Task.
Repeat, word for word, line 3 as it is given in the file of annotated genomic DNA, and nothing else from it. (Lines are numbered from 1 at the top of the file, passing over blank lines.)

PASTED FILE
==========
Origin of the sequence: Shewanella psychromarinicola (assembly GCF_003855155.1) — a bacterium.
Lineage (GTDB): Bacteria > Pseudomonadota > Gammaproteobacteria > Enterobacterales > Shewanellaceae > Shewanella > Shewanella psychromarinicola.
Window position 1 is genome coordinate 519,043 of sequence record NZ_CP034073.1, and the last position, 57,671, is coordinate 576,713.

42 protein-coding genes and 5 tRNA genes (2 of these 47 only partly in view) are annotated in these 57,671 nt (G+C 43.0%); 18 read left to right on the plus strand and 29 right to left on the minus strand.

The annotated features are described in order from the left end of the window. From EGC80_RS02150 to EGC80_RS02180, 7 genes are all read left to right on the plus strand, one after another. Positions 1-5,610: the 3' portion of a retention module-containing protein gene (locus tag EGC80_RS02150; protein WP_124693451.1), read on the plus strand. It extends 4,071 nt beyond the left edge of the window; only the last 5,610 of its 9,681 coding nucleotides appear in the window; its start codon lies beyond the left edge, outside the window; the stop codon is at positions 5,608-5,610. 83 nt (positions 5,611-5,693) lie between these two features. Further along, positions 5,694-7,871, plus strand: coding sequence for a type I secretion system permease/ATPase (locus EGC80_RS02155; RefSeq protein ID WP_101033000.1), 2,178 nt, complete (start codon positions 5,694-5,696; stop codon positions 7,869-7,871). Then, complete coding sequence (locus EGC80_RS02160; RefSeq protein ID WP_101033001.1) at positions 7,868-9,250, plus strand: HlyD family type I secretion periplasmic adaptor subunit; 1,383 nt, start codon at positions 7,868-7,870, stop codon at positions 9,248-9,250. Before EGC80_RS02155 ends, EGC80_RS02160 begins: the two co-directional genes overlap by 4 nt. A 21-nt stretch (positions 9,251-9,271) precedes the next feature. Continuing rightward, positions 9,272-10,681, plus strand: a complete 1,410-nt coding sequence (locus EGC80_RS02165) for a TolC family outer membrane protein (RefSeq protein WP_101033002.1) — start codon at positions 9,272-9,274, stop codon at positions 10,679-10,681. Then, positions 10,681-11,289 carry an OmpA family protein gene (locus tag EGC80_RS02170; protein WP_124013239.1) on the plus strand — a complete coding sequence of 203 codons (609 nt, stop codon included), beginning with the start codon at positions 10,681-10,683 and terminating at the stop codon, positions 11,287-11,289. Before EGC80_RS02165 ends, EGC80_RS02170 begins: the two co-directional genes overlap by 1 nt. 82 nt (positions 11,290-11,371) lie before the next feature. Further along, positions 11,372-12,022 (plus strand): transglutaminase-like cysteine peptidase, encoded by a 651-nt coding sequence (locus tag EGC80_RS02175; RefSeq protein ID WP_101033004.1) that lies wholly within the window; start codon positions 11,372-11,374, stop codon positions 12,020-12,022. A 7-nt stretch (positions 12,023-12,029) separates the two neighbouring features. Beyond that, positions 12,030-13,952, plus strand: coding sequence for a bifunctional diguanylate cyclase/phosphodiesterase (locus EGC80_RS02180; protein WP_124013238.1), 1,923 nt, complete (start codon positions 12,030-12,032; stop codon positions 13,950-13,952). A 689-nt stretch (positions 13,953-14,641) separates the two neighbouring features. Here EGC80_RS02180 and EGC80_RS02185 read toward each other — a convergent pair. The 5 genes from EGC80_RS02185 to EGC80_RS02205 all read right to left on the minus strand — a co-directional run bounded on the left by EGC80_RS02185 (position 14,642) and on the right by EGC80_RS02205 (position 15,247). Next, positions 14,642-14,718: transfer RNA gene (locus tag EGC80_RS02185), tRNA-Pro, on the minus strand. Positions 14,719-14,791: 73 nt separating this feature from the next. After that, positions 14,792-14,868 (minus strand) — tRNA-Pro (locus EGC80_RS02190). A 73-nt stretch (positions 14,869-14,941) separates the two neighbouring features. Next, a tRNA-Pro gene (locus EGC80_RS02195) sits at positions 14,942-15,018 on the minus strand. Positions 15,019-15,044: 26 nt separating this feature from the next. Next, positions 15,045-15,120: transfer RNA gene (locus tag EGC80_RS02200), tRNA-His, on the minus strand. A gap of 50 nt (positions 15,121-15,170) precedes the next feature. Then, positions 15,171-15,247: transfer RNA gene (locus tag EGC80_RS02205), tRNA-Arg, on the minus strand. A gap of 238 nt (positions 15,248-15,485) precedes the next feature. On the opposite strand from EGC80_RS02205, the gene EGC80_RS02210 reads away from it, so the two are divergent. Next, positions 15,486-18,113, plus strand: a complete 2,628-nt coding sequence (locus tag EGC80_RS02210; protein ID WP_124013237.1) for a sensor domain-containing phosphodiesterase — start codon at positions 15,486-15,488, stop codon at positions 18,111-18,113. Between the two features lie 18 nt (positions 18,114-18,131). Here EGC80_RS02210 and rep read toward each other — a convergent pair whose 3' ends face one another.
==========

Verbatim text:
Window position 1 is genome coordinate 519,043 of sequence record NZ_CP034073.1, and the last position, 57,671, is coordinate 576,713.